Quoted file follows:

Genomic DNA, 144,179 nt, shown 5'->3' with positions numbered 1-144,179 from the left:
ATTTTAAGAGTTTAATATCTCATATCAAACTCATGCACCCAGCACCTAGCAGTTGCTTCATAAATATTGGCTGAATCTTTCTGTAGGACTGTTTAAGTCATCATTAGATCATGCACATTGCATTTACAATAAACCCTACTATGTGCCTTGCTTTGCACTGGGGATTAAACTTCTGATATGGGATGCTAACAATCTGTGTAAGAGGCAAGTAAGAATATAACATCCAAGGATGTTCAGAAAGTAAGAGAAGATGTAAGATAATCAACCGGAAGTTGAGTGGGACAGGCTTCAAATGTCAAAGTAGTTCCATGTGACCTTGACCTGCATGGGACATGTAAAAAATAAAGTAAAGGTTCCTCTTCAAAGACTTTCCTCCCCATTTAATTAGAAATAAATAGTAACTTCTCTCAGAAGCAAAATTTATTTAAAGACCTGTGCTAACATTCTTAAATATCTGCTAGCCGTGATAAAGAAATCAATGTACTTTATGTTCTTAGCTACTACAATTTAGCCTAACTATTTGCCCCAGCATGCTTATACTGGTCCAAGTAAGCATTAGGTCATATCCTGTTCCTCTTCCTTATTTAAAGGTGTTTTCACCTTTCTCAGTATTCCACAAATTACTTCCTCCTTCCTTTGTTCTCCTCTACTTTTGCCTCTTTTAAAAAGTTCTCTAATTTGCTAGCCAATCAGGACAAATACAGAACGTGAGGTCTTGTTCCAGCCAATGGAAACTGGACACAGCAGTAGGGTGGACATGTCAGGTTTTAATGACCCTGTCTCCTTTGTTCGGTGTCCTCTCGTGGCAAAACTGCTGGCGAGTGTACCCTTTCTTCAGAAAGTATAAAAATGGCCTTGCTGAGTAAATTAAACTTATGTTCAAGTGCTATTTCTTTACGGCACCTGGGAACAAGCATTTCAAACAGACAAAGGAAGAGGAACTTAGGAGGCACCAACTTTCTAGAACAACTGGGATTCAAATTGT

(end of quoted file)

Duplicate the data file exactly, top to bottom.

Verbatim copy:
Genomic DNA, 144,179 nt, shown 5'->3' with positions numbered 1-144,179 from the left:
ATTTTAAGAGTTTAATATCTCATATCAAACTCATGCACCCAGCACCTAGCAGTTGCTTCATAAATATTGGCTGAATCTTTCTGTAGGACTGTTTAAGTCATCATTAGATCATGCACATTGCATTTACAATAAACCCTACTATGTGCCTTGCTTTGCACTGGGGATTAAACTTCTGATATGGGATGCTAACAATCTGTGTAAGAGGCAAGTAAGAATATAACATCCAAGGATGTTCAGAAAGTAAGAGAAGATGTAAGATAATCAACCGGAAGTTGAGTGGGACAGGCTTCAAATGTCAAAGTAGTTCCATGTGACCTTGACCTGCATGGGACATGTAAAAAATAAAGTAAAGGTTCCTCTTCAAAGACTTTCCTCCCCATTTAATTAGAAATAAATAGTAACTTCTCTCAGAAGCAAAATTTATTTAAAGACCTGTGCTAACATTCTTAAATATCTGCTAGCCGTGATAAAGAAATCAATGTACTTTATGTTCTTAGCTACTACAATTTAGCCTAACTATTTGCCCCAGCATGCTTATACTGGTCCAAGTAAGCATTAGGTCATATCCTGTTCCTCTTCCTTATTTAAAGGTGTTTTCACCTTTCTCAGTATTCCACAAATTACTTCCTCCTTCCTTTGTTCTCCTCTACTTTTGCCTCTTTTAAAAAGTTCTCTAATTTGCTAGCCAATCAGGACAAATACAGAACGTGAGGTCTTGTTCCAGCCAATGGAAACTGGACACAGCAGTAGGGTGGACATGTCAGGTTTTAATGACCCTGTCTCCTTTGTTCGGTGTCCTCTCGTGGCAAAACTGCTGGCGAGTGTACCCTTTCTTCAGAAAGTATAAAAATGGCCTTGCTGAGTAAATTAAACTTATGTTCAAGTGCTATTTCTTTACGGCACCTGGGAACAAGCATTTCAAACAGACAAAGGAAGAGGAACTTAGGAGGCACCAACTTTCTAGAACAACTGGGATTCAAATTGT